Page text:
August 7th, 2007 by Gordon Cook
We had some informative discussion on spectrum policy on my list in July.
David Reed explained to Roland Cole why the regulatorium’s spectrum auctions cause the blood pressure of the radio engineers to rise.
Here is my translation of what David said: Basically it is because spectrum regulation was built on a 1920s knowledge of spectrum behavior. What we have put in place is something similar to economics as run by the Chicago school of macro economics.
The innovations of complexity economic theory are there petitioning the powers that be to recognize them. The powers that be are the telcos and MSOs whose business models depend on exclusive use monopoly spectrum allocation. They will never be recognized.
Thanks to the continued progress of Moores law enabling digital signal processing to do ever more amazing things it is now possible for software defined radio to operate on radically different principals from the analog power broadcasting of the 1920.
It is now possible to build software defined radios that can listen for other spectrum users in the neighborhood and fine tune their behavior sufficiently enough to stay out of each other’s way and hence not interfere.
The problem was that, even if the Republican FCC were not controlled by the duopolists, whom it pretends to regulate, we would still be shackled by the analogue based presumption of spectrum scarcity. In a mindless effort to raise revenues for the federal government these private equity based non public good companies have paid for exclusive right to use spectrum where it was formerly thought that only a single person could ever talk in the space in a “single time slot” or frequency.
The FCC holds license for the use of those “frequencies.” Savor the absurdity by imagining that
in the fiber world, one telco been able to buy exclusive use of all parts of the spectrum that might be defined as red while another telco bought exclusive use of violet, and an MSO exclusive use of blue. Gosh, the Chicago school missed a wonderful opportunity to help us dig our economic grave even deeper.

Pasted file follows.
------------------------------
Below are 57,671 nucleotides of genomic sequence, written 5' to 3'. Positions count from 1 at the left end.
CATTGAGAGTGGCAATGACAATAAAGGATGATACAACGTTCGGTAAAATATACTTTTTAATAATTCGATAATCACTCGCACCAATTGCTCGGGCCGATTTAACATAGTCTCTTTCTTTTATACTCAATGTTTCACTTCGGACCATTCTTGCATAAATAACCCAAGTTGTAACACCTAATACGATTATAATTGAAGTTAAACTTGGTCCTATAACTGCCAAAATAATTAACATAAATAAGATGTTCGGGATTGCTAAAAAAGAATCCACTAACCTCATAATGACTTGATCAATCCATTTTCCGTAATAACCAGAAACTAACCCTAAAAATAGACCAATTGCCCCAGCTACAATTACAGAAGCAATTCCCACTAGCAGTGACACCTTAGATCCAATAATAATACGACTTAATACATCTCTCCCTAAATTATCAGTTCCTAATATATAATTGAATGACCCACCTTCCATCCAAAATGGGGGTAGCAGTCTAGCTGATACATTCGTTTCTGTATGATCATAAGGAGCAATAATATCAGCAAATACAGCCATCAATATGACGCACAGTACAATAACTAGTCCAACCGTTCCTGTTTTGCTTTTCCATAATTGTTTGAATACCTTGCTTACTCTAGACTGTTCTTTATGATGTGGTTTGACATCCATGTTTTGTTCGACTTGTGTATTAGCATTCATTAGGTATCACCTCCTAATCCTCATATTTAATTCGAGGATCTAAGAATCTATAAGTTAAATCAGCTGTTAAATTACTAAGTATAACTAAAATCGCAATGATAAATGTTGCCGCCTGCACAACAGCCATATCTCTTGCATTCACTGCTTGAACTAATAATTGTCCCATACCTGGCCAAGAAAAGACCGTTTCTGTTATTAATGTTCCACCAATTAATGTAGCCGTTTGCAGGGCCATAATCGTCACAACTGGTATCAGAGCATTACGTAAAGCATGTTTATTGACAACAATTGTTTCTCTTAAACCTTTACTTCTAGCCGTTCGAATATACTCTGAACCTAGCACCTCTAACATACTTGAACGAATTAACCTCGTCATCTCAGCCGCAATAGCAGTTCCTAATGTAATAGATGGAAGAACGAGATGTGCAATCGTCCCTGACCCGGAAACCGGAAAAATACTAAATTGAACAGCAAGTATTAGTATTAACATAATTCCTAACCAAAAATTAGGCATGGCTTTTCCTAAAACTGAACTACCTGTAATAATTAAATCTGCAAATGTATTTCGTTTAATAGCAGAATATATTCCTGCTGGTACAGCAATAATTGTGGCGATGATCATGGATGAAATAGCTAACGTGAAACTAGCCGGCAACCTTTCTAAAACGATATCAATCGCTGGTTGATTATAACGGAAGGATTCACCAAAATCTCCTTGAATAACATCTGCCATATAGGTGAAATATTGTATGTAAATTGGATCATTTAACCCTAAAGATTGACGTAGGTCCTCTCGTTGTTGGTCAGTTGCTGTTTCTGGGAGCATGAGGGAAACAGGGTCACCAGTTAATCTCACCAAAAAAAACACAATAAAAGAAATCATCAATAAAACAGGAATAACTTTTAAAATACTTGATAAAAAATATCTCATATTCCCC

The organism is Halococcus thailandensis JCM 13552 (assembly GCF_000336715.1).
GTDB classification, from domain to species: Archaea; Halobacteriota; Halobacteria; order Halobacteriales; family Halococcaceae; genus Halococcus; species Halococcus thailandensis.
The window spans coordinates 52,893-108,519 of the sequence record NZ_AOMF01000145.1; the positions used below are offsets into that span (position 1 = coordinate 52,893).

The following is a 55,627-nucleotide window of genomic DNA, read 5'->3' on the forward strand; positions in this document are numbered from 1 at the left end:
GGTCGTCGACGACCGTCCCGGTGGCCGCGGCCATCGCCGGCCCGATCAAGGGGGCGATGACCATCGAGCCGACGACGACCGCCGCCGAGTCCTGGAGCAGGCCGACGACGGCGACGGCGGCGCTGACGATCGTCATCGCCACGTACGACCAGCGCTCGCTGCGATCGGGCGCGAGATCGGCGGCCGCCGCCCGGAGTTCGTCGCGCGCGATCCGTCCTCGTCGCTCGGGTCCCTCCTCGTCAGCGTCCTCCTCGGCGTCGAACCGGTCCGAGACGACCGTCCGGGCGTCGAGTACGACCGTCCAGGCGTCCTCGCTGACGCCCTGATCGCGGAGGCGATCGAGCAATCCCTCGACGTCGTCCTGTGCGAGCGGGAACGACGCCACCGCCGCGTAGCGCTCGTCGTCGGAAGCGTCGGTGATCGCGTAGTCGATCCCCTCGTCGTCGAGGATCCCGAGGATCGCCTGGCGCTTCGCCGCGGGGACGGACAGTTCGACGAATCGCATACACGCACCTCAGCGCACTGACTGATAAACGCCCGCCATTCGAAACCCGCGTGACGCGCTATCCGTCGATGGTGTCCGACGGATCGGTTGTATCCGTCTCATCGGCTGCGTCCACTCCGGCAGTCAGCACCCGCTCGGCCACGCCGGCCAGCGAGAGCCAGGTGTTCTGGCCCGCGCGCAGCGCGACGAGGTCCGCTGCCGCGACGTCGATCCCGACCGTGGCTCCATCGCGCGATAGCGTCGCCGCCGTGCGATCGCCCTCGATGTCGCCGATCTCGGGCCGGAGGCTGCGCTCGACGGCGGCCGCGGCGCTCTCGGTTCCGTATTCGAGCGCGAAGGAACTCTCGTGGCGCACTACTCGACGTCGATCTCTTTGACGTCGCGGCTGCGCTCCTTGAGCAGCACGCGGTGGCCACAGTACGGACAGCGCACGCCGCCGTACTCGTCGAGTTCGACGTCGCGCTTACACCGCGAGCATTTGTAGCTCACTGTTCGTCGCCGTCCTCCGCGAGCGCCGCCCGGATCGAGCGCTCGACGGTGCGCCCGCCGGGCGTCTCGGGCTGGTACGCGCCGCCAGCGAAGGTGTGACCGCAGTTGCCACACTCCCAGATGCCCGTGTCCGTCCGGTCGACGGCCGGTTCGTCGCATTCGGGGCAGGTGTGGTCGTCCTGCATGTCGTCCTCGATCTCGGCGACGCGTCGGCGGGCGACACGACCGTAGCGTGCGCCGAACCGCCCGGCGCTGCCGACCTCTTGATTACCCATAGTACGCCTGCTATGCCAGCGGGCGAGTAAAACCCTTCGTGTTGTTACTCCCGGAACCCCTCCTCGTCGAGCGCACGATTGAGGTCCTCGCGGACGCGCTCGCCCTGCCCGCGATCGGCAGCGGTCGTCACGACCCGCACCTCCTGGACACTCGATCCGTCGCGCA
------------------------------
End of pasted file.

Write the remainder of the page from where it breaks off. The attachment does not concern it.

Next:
David put it this way: â€œthe spectrum isn’t even full, as Shared Spectrum demonstrated by measuring all of the spectrum used in NYC during the RNC, which meant that in addition to regular stuff, there were vast numbers of military and first responders active as well. They found that if you used very sensitive measurement tools, only 13% of the entire RF spectrum had *any* detectable signal energy during the full time period, and the actual occupancy was infinitesimal.
If we imagine using just the technology we know and can make cheaply today, we can make any one band much more efficient in terms of the number of bits/second available for use without confusion. But we have no bands to deploy that new technology into - because every band is allocated 3 x over (primary secondary and tertiary users). “Paradoxically, except for cellular data, pretty much unused, until someone proposes to use it and then the current licensees say: wait, we have made crucial plans to use it someday OR that use might make some grandmother who bought something a long time ago have some speckles on their flickering Dumont TV, so pay us lots of money.”
“Bob Frankston cites digital techniques - in particular what we know about channel coding - as a major direction for improvement. This is a mature subject, but only digital cellular systems and some military systems actually use it well. And beyond that are adaptive techniques - which adapt the signals to the physical environment.”
All of the above are techniques - ones that are not employed, and in many cases, not legal for employment because they postdate the 1934 regulatory structure and are too hard for the lawyers to incorporate into a fundamentally decade-time-constant static frequency allocation scheme. In other words, the rate of change *built in* to the radio systems in the field by the *laws* is that radio system innovations take 10-20 years to introduce, though they now take 12 months to invent, and soon will take days to invent (with Software Defined Radio).”
David then showed that with out too much effort you could separate out an interfering wave form in your radio design and come up with a software defined radio that would run in the 2.4 g hertz band and not be subject to interference by operation of your microwave oven.
He concludes in a way that reminds me of the assumptions that the macro economics used to make with their models. “One of my students recently showed (in a class project to be a published paper) that you can even do the soft-decoding trick with retransmitted packets - or with packets that are detected at multiple points in space - so that one can decode and separate the packets with *far* higher reliability than one could otherwise.”
COOK’s Edge: Software defined radio that is beginning to emerge from the labs into actual tests has the ability to render all spectrum management moot. Small wonder that the legal mandarins there have begun to sneer that open source SDR cannot be trusted.